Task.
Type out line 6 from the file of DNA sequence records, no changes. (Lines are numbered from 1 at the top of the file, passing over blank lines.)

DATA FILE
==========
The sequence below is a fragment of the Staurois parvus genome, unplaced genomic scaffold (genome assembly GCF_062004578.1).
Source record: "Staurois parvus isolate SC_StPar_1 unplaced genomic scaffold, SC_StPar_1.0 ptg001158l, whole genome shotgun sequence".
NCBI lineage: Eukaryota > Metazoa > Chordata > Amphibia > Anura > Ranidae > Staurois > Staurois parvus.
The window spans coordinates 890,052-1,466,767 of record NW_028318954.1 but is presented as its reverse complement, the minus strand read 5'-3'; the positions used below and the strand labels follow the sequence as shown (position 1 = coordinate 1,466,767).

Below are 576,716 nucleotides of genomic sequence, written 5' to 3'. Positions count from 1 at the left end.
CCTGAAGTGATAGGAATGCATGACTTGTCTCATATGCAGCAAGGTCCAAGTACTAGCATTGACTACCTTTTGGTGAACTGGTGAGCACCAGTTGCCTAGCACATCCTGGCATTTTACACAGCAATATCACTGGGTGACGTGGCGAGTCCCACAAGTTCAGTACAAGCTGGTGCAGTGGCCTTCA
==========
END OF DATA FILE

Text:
CCTGAAGTGATAGGAATGCATGACTTGTCTCATATGCAGCAAGGTCCAAGTACTAGCATTGACTACCTTTTGGTGAACTGGTGAGCACCAGTTGCCTAGCACATCCTGGCATTTTACACAGCAATATCACTGGGTGACGTGGCGAGTCCCACAAGTTCAGTACAAGCTGGTGCAGTGGCCTTCA